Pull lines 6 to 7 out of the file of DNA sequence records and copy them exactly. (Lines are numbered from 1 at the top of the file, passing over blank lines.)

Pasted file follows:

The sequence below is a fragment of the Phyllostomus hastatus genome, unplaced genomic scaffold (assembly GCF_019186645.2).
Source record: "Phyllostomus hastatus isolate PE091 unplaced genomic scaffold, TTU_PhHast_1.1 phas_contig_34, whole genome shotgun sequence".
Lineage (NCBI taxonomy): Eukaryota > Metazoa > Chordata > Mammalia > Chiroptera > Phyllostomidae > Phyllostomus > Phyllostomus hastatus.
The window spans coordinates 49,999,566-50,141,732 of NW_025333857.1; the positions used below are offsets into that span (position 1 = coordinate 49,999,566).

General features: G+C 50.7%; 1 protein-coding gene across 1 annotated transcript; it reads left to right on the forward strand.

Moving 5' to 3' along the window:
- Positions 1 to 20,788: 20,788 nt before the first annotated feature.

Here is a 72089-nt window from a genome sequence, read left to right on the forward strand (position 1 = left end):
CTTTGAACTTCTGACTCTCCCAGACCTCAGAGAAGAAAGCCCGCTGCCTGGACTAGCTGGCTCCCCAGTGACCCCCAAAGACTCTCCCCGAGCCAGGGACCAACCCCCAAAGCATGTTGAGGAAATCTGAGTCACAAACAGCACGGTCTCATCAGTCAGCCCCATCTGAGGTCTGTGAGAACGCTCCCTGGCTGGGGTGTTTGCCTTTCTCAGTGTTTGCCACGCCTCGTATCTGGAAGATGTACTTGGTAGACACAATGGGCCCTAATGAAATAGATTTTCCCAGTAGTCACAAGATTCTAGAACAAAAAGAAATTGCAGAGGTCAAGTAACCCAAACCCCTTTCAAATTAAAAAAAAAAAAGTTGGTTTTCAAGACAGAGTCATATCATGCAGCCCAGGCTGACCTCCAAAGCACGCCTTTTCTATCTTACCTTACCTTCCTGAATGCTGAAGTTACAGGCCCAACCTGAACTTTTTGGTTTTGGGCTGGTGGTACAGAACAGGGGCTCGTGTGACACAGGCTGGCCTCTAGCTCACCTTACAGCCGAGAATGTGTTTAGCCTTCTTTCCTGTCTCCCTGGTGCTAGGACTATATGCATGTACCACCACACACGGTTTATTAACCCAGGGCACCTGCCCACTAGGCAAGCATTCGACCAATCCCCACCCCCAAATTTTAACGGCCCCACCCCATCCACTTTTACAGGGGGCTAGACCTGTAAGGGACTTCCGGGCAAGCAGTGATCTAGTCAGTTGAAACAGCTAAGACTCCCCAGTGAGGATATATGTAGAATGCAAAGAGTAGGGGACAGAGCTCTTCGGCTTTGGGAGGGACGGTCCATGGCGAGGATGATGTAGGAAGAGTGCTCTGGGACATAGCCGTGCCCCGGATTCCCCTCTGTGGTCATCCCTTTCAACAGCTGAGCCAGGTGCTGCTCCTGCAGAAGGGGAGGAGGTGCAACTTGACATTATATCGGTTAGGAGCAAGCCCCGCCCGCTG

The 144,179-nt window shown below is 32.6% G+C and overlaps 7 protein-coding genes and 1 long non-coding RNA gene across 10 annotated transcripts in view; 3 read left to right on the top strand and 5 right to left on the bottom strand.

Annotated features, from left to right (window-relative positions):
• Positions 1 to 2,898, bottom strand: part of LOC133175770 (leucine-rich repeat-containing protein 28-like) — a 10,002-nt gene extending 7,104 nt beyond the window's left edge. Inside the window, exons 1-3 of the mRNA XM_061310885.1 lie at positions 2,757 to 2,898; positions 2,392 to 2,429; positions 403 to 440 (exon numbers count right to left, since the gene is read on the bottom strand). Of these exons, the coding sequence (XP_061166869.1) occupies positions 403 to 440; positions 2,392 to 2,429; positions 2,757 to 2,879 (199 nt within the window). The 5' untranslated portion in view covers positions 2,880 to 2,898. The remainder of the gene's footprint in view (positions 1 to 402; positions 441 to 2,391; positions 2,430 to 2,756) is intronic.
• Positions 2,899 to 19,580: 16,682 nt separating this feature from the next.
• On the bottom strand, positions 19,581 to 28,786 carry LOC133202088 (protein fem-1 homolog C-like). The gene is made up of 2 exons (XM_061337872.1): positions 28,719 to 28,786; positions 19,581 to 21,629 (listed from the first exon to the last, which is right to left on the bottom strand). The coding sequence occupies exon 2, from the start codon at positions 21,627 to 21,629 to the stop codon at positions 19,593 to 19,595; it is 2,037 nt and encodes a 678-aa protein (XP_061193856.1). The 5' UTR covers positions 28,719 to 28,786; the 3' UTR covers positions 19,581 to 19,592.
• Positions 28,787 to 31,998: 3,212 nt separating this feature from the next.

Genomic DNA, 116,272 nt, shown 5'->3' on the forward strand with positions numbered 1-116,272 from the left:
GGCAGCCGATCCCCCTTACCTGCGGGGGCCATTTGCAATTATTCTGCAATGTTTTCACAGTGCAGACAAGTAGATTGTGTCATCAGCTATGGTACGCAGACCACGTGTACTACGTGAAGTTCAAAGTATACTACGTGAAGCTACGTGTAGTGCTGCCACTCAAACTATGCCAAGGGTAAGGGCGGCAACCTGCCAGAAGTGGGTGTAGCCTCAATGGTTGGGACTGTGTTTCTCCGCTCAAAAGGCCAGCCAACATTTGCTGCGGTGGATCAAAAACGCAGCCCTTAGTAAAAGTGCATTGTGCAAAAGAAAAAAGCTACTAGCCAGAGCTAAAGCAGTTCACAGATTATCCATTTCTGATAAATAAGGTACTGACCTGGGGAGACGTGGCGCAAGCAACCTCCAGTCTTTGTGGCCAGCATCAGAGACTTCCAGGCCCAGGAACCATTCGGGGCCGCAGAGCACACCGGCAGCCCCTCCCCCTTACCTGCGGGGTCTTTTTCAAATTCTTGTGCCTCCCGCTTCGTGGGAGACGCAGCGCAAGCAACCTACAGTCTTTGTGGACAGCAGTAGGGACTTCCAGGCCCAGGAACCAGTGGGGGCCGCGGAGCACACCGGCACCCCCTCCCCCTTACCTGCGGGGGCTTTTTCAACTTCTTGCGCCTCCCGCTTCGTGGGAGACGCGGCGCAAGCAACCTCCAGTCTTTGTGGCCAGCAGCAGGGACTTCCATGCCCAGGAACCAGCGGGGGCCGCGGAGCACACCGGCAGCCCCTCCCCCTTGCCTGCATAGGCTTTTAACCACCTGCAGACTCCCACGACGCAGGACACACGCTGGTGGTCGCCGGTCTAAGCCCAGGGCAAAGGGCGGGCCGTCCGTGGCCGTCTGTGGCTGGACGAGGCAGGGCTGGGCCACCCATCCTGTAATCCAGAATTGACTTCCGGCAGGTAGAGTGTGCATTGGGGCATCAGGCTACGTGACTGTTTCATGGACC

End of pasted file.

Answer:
Moving 5' to 3' along the window:
- Positions 1 to 20,788: 20,788 nt before the first annotated feature.